I think this whole event portends an ever-more concerning approach by YU, and I, for one, hope there is some backtracking on the issue.

 

Posted on March 1, 2014

Note: The opinions expressed here are the personal views of the author. All comments on MyJewishLearning are moderated. Any comment that is offensive or inappropriate will be removed. Privacy Policy

VIDEO: Ruth Calderon: A Familiar Voice, from Israel

MK Ruth CalderonMany wonderful things happened at last week’s JOFA Conference. But the highlight for me was Israeli Knesset member Ruth Calderon’s impromptu remarks about feminism and the long road to equality.

Ruth‘s schedule opened up at the last minute, so there was not a whole lot of time for us to prepare for her and, I’m assuming, for her to prepare for us.

And that’s partially why I loved her presentation so much. It focused less on the government and communal concerns and more on the day-to-day reality of being a woman in a man’s world. She talked about growing up in a traditional home where she was expected to help clear the table and do the dishes while her brothers were not. She talked about the one-woman letter-writing crusade she mounted to get the toiletry kits in business class flights geared towards women as well as men. She talked about a Knesset that still has a significantly higher percentage of members using the men’s rest room than the ladies’ room.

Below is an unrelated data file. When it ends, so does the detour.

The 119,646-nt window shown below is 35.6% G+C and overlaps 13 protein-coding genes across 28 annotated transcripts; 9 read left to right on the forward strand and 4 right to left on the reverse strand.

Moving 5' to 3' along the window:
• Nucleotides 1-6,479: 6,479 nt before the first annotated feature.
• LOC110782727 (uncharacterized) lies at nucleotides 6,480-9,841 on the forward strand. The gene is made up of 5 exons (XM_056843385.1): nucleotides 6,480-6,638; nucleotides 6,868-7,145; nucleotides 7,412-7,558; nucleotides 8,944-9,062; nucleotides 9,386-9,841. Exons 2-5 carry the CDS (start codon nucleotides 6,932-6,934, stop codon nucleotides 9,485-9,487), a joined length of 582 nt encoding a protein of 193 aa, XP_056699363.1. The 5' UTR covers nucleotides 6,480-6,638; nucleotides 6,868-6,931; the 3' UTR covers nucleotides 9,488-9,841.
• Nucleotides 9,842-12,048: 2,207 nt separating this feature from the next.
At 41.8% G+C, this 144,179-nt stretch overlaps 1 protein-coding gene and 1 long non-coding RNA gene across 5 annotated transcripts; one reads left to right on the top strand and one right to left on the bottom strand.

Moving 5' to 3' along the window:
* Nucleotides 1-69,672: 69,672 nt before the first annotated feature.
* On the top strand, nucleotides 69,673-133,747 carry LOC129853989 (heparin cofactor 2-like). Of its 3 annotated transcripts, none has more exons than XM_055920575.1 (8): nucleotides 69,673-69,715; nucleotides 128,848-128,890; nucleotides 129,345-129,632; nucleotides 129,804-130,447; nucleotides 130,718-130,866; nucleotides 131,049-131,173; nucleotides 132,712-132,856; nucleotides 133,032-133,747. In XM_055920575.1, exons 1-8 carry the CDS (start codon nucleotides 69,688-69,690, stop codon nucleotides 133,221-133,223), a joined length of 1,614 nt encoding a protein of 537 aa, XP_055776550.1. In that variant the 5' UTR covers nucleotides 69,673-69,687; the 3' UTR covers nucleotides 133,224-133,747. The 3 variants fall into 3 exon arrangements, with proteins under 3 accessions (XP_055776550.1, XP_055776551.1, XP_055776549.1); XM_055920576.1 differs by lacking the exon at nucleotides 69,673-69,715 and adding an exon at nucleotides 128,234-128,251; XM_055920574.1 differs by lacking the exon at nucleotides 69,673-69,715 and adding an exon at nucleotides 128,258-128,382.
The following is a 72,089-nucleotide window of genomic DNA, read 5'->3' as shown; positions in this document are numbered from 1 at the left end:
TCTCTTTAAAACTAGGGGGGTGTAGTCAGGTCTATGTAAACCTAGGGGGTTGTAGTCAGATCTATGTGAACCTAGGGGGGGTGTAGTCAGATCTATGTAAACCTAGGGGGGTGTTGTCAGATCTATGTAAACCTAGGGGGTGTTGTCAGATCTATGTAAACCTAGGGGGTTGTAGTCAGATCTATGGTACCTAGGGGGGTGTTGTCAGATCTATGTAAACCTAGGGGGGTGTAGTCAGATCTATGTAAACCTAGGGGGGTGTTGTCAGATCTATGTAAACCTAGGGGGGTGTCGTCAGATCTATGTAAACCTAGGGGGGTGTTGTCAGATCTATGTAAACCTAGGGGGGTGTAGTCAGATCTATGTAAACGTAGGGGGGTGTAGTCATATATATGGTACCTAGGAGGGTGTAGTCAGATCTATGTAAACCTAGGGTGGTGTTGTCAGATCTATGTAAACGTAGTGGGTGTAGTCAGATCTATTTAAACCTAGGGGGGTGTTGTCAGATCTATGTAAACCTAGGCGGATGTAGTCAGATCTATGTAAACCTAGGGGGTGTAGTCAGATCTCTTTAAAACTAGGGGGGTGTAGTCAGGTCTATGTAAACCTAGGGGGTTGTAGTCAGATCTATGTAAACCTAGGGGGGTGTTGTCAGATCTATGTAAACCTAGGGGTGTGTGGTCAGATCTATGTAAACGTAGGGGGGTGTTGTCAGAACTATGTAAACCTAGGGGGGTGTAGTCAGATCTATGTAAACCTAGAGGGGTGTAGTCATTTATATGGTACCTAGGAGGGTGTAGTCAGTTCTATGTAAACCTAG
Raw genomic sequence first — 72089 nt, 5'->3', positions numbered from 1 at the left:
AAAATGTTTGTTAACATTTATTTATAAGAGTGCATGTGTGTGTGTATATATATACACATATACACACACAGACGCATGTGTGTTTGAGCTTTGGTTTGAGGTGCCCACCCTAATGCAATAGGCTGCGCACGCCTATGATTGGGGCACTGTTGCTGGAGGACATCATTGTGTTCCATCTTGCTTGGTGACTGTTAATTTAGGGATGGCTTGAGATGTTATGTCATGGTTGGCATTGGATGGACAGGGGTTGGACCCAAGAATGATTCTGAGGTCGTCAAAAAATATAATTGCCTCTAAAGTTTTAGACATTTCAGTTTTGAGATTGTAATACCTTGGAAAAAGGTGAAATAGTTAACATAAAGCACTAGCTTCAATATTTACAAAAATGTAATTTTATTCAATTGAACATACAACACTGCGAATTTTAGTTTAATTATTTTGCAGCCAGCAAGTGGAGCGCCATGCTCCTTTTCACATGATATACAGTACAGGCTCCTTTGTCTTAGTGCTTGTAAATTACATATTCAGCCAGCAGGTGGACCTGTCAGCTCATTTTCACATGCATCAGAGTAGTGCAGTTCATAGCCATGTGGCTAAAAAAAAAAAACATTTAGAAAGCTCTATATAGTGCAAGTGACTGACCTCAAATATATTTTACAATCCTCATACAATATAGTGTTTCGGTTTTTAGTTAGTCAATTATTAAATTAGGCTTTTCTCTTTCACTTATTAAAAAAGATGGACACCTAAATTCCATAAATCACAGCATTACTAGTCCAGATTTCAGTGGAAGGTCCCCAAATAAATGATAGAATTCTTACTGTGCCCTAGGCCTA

And perhaps most movingly she spoke about raising her children to have strong Jewish values in a secular world. And she described her surprise and delight when she realized that her daughter had absorbed the message of a Jewish life. So many of us in the room put a great deal of energy and time into affecting the communal agenda. And then, on some level, we worry about whether those same messages are heard at home and whether we have instilled in our kids the values we hold dearest.

It was touching and inspiring to hear this strong, confident, brilliant woman voice her own insecurities about the issues we all face. And it showed once again that no matter how different our worlds may look from the outside, in Israel and in the US, from the inside they may be pretty similar.


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Posted on December 19, 2013

Note: The opinions expressed here are the personal views of the author. All comments on MyJewishLearning are moderated. Any comment that is offensive or inappropriate will be removed. Privacy Policy